On your Mac with macOS Monterey or earlier

  1. Choose Apple menu  > System Preferences, then click Security & Privacy.

  2. Click the locklock in the corner of the window, then enter your administrator password.

  3. In the Privacy tab, select Location Services, then select Enable Location Services.

  4. Scroll to the bottom of the list of apps and services, then click the Details button next to System Services.

  5. Select Networking & Wireless (or Wi-Fi Networking), then click Done.

On your iPhone or iPad

  1. Go to Settings > Privacy & Security (or Privacy) > Location Services.

  2. Turn on Location Services.

  3. Scroll to the bottom of the list, then tap System Services.

  4. Turn on Networking & Wireless (or Wi-Fi Networking).

Auto-Join when used with wireless carrier Wi-Fi networks

Wireless carrier Wi-Fi networks are public networks set up by your wireless carrier and their partners. Your iPhone or other Apple cellular device treats them as known networks and automatically connects to them.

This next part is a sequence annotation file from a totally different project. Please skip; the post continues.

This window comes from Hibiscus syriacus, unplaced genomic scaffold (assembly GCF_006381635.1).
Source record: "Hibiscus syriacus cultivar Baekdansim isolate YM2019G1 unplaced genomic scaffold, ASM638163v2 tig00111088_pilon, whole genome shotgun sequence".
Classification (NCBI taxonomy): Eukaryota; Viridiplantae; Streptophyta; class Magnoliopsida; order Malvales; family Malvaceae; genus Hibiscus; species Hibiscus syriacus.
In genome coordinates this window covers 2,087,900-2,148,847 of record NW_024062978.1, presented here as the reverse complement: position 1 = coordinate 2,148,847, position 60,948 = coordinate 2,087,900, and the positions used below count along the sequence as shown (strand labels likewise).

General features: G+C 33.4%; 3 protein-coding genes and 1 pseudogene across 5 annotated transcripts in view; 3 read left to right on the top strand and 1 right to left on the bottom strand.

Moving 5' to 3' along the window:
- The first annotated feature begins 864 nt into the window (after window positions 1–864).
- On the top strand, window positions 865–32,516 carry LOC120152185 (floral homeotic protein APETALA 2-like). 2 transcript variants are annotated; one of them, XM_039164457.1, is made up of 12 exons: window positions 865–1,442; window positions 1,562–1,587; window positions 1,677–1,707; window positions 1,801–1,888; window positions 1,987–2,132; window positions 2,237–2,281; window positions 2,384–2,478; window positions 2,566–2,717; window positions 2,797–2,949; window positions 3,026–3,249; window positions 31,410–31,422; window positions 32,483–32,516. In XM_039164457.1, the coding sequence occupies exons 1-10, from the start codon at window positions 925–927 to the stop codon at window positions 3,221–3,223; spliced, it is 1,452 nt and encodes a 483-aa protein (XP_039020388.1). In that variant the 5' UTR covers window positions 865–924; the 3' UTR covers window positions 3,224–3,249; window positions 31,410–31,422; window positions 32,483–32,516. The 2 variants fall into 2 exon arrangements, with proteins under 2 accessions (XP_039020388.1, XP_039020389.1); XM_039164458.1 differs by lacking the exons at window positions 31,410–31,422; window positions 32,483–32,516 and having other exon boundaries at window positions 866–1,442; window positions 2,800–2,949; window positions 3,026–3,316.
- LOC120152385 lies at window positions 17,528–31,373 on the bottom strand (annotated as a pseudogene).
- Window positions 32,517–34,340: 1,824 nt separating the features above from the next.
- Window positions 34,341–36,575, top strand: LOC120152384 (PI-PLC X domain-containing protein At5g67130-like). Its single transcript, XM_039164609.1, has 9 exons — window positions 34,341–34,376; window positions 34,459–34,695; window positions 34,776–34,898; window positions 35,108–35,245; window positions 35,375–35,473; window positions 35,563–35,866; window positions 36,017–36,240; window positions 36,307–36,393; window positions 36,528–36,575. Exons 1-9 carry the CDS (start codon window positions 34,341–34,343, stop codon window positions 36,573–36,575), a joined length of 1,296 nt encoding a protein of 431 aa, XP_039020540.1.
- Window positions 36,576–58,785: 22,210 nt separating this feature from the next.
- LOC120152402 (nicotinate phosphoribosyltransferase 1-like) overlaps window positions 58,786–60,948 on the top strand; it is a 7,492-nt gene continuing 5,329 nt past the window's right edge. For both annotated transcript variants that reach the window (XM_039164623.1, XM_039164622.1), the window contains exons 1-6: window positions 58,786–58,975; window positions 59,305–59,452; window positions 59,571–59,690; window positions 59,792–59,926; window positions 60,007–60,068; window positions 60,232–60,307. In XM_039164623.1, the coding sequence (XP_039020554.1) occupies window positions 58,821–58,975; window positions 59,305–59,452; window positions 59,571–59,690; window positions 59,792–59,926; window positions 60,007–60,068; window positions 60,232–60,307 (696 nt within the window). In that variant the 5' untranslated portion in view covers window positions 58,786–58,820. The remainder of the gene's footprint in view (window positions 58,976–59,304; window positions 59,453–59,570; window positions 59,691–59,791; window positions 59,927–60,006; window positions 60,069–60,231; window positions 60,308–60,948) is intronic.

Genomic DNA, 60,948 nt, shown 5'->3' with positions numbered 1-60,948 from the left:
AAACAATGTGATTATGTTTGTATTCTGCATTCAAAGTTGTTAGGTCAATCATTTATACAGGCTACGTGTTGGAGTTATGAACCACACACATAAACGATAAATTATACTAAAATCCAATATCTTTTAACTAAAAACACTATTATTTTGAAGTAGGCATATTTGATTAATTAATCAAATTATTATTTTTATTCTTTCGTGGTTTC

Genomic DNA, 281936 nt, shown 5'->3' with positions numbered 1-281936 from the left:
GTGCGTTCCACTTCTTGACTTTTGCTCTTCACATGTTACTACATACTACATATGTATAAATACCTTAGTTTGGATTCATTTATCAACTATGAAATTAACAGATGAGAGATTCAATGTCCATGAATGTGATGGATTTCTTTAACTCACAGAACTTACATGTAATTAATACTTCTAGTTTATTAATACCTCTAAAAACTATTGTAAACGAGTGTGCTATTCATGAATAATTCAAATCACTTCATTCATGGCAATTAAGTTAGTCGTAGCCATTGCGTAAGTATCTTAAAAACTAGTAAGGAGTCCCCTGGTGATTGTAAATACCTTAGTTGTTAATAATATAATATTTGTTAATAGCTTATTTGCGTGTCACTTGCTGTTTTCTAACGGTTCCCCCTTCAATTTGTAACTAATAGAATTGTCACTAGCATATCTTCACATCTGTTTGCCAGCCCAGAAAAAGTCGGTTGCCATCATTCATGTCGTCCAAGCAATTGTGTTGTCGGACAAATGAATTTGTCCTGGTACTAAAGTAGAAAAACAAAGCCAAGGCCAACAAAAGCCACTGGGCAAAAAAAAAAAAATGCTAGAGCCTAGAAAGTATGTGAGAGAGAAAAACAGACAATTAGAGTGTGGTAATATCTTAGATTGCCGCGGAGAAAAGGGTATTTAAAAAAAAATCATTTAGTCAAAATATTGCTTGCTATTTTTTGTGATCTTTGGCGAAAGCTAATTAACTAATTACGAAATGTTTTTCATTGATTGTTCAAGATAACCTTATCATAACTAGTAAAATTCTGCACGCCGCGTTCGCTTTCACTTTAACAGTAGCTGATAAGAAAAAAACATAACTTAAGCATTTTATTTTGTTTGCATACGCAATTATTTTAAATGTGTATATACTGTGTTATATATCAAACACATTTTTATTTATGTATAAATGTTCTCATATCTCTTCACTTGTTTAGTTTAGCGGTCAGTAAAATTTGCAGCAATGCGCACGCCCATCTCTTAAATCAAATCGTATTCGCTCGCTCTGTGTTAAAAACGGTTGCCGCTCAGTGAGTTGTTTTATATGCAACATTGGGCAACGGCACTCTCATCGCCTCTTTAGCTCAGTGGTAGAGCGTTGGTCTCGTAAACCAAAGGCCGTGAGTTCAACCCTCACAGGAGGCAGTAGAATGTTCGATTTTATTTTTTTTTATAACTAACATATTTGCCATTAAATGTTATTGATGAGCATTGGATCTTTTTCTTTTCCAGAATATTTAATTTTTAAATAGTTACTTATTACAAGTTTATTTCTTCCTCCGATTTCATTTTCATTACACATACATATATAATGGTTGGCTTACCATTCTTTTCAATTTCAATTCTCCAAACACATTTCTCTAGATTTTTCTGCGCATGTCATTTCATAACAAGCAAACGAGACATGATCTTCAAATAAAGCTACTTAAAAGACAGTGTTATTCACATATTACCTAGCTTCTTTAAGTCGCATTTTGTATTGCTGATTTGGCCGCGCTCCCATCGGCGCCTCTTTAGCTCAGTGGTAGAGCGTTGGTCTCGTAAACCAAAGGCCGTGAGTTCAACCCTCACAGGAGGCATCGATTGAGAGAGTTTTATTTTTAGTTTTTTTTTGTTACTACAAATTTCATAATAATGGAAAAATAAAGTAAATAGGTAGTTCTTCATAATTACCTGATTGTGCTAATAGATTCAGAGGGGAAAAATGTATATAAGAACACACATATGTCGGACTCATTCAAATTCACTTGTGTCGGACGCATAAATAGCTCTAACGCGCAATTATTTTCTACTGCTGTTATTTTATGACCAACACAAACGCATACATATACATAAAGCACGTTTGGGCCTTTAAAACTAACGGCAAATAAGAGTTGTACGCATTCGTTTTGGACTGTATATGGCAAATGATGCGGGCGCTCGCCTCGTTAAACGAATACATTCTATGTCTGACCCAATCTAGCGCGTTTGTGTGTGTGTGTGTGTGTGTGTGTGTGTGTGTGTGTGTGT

If you see "Privacy Warning" under the name of your service provider's network in Wi-Fi settings, your mobile identity could be exposed if your device were to join a malicious hotspot impersonating your service provider's Wi-Fi network. To avoid this possibility, you can prevent your iPhone or iPad from automatically rejoining your carrier’s Wi-Fi network:

  1. Go to Settings > Wi-Fi.

  2. Tap the information buttonTap next to the wireless carrier's network.

  3. Turn off Auto-Join.

Information about products not manufactured by Apple, or independent websites not controlled or tested by Apple, is provided without recommendation or endorsement. Apple assumes no responsibility with regard to the selection, performance or use of third-party websites or products. Apple makes no representations regarding third-party website accuracy or reliability. Contact the vendor for additional information.